Pavane from the 16th Century – Anonymous
The Angelus – Henriette Renie (1875-1956)
My Love Is Like a Red, Red Rose – arr. Sunita Staneslow (20th cent.)
Elizabeth Houston, harp
Common in Europe during the 16th century, the pavane is a slow processional dance for couples. The earliest known published pavane is from Venice in 1508, printed by Ottaviano Petrucci (1466-1539). The word “pavane” is probably derived from Italian and related to the name of the city of Padua; it could also be related to the Spanish term for “peacock.” The broad, sweeping rhythms of the pavane certainly calls courtly life to mind. The pavane appeared in dance manuals throughout the 16th century in England, France, Italy, and Spain.
French harpist and composer Henriette Renie (1875-1956) was a musical prodigy from a young age. She won numerous music awards as a youth and became a gifted harp instructor, contributing to the successes of her many students. In a time when fame for women was considered unfashionable, she developed a method for harp study and technique that is still in use today. A devout Roman Catholic, “The Angelus” is from her three-piece collection “Feuillets d’Album” and is obviously named for the traditional Roman Catholic prayer.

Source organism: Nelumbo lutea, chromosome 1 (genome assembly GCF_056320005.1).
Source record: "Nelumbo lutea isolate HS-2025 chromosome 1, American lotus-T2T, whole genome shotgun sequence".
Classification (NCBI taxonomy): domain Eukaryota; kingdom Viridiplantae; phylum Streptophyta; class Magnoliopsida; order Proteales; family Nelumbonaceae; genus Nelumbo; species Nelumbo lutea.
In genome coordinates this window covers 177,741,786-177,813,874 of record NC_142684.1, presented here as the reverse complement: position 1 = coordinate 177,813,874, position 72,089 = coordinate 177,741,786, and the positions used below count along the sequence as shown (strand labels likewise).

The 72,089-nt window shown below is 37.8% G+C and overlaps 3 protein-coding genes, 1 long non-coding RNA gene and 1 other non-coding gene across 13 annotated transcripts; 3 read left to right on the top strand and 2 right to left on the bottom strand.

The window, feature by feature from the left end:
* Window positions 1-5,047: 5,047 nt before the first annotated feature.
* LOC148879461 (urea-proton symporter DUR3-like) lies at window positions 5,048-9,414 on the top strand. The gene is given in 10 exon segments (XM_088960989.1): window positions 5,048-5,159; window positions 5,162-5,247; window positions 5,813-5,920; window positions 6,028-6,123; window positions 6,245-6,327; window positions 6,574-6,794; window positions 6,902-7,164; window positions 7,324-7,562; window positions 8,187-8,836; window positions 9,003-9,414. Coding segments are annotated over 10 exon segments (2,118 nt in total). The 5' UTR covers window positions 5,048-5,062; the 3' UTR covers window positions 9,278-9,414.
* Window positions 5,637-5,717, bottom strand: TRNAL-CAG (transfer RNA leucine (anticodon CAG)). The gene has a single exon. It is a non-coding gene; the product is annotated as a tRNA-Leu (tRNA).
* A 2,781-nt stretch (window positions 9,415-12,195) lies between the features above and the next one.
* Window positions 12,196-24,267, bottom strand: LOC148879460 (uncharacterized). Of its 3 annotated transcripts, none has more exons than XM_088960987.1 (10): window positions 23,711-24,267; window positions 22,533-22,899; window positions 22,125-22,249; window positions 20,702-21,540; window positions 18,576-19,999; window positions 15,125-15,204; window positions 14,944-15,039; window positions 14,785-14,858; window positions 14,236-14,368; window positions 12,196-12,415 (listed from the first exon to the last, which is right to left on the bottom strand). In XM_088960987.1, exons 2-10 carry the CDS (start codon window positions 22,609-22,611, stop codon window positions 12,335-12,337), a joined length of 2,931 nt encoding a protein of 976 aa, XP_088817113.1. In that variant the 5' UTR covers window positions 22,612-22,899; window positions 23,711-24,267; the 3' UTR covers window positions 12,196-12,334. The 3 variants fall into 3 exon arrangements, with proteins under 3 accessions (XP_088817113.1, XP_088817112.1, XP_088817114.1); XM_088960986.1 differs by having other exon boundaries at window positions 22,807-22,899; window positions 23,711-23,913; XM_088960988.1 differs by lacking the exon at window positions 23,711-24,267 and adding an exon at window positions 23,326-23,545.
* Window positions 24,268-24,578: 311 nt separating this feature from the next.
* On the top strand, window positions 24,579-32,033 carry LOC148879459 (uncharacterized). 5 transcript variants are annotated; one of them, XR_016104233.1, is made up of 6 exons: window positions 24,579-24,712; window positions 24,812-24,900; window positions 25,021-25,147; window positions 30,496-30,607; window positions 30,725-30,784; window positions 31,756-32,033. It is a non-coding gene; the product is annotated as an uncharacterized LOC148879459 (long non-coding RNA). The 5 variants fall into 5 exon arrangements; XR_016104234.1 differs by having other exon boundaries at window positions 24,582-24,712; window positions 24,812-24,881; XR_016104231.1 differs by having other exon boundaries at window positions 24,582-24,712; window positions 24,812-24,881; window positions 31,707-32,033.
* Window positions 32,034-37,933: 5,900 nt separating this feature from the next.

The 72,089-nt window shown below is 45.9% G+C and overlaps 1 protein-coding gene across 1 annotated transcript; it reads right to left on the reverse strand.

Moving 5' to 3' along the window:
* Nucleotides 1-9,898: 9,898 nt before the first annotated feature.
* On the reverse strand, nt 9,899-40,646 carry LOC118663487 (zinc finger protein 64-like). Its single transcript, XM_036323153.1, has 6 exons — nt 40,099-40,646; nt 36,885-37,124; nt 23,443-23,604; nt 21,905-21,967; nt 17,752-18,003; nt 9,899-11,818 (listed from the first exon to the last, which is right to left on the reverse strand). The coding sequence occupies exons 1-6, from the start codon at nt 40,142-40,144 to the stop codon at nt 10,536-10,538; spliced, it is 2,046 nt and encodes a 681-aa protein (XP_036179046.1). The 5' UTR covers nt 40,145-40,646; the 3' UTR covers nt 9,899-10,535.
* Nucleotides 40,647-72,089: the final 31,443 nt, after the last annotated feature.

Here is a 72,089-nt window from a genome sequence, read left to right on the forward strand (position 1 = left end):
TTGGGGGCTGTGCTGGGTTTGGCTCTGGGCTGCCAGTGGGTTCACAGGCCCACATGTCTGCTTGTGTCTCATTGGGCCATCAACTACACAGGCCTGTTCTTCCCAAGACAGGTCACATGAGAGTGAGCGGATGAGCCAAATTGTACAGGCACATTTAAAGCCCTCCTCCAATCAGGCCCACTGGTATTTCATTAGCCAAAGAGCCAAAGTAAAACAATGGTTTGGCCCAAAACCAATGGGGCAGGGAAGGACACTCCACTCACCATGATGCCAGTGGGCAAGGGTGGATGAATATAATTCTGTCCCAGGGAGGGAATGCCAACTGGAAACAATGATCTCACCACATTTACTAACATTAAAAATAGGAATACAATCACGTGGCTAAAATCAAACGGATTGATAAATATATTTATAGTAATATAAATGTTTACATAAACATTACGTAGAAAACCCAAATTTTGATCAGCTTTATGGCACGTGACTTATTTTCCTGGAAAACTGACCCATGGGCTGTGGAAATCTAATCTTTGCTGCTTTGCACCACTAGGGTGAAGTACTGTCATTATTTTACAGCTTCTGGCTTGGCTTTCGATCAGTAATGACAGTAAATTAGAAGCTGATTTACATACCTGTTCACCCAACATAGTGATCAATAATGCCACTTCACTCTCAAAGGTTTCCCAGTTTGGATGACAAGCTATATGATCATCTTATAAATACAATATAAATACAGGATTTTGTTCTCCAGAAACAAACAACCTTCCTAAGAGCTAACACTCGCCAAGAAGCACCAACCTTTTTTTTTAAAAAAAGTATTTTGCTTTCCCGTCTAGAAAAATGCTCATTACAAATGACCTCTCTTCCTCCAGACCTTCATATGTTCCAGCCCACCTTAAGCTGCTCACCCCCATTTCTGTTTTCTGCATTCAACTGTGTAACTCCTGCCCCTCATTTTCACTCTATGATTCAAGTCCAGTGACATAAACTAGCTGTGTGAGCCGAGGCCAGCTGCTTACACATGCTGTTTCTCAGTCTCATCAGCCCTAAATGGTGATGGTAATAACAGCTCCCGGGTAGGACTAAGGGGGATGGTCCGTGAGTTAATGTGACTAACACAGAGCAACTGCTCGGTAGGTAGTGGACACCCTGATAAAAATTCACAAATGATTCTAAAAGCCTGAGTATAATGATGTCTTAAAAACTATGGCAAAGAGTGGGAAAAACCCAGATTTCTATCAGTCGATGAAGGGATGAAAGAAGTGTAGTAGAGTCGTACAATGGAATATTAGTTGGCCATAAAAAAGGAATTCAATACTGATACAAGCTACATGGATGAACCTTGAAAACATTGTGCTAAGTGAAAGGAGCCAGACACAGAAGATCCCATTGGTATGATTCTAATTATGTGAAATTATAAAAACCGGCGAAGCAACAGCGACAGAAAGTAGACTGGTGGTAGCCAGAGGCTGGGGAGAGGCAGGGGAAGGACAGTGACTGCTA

“My Love Is Like a Red, Red Rose” is a traditional Scottish song from 1795 written by the poet Robert Burns (1759-1796). Burns, a poet and lyricist, had a hand in helping preserve over 300 native Scottish songs, the most well-known being “Auld Lang Syne.” Harpist Sunita Staneslow is a native of Minnesota but has since 2000 made her home in Israel. A graduate of the Manhattan School of Music, Staneslow has a passion for classical, Jewish, and Celtic music, as evidenced by her numerous published arrangements and recordings. She works as a therapeutic harpist at a children’s hospital in Israel and frequently teaches and performs at harp festivals worldwide.
Video permission by OneLicense #A-702284. All rights reserved.
Pavane (16th cent.) and The Angelus, public domain.
My Love Is Like a Red, Red Rose by gracious permission of the arranger.